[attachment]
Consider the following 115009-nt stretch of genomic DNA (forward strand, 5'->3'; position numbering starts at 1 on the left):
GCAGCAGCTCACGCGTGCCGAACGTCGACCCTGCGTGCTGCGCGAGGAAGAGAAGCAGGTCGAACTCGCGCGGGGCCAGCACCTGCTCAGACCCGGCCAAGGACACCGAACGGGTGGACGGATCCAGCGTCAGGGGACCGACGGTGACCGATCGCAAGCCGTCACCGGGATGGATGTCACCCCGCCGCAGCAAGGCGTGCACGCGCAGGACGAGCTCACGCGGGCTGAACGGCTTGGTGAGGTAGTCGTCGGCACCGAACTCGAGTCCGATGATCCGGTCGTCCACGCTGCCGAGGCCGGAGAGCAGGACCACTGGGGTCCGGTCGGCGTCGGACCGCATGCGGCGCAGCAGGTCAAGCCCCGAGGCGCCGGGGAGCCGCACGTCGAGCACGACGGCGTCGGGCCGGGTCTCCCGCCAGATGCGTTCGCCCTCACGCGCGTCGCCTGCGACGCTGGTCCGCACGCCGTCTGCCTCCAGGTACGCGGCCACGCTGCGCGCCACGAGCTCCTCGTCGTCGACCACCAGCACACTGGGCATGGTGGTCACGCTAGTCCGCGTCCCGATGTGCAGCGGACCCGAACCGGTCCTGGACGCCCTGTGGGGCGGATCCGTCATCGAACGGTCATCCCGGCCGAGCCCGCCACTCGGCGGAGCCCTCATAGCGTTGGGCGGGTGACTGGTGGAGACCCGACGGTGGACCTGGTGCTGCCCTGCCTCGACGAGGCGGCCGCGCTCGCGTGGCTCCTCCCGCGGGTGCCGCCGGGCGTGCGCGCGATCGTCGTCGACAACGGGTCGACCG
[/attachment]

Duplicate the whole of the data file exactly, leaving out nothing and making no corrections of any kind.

Consider the following 115009-nt stretch of genomic DNA (forward strand, 5'->3'; position numbering starts at 1 on the left):
GCAGCAGCTCACGCGTGCCGAACGTCGACCCTGCGTGCTGCGCGAGGAAGAGAAGCAGGTCGAACTCGCGCGGGGCCAGCACCTGCTCAGACCCGGCCAAGGACACCGAACGGGTGGACGGATCCAGCGTCAGGGGACCGACGGTGACCGATCGCAAGCCGTCACCGGGATGGATGTCACCCCGCCGCAGCAAGGCGTGCACGCGCAGGACGAGCTCACGCGGGCTGAACGGCTTGGTGAGGTAGTCGTCGGCACCGAACTCGAGTCCGATGATCCGGTCGTCCACGCTGCCGAGGCCGGAGAGCAGGACCACTGGGGTCCGGTCGGCGTCGGACCGCATGCGGCGCAGCAGGTCAAGCCCCGAGGCGCCGGGGAGCCGCACGTCGAGCACGACGGCGTCGGGCCGGGTCTCCCGCCAGATGCGTTCGCCCTCACGCGCGTCGCCTGCGACGCTGGTCCGCACGCCGTCTGCCTCCAGGTACGCGGCCACGCTGCGCGCCACGAGCTCCTCGTCGTCGACCACCAGCACACTGGGCATGGTGGTCACGCTAGTCCGCGTCCCGATGTGCAGCGGACCCGAACCGGTCCTGGACGCCCTGTGGGGCGGATCCGTCATCGAACGGTCATCCCGGCCGAGCCCGCCACTCGGCGGAGCCCTCATAGCGTTGGGCGGGTGACTGGTGGAGACCCGACGGTGGACCTGGTGCTGCCCTGCCTCGACGAGGCGGCCGCGCTCGCGTGGCTCCTCCCGCGGGTGCCGCCGGGCGTGCGCGCGATCGTCGTCGACAACGGGTCGACCG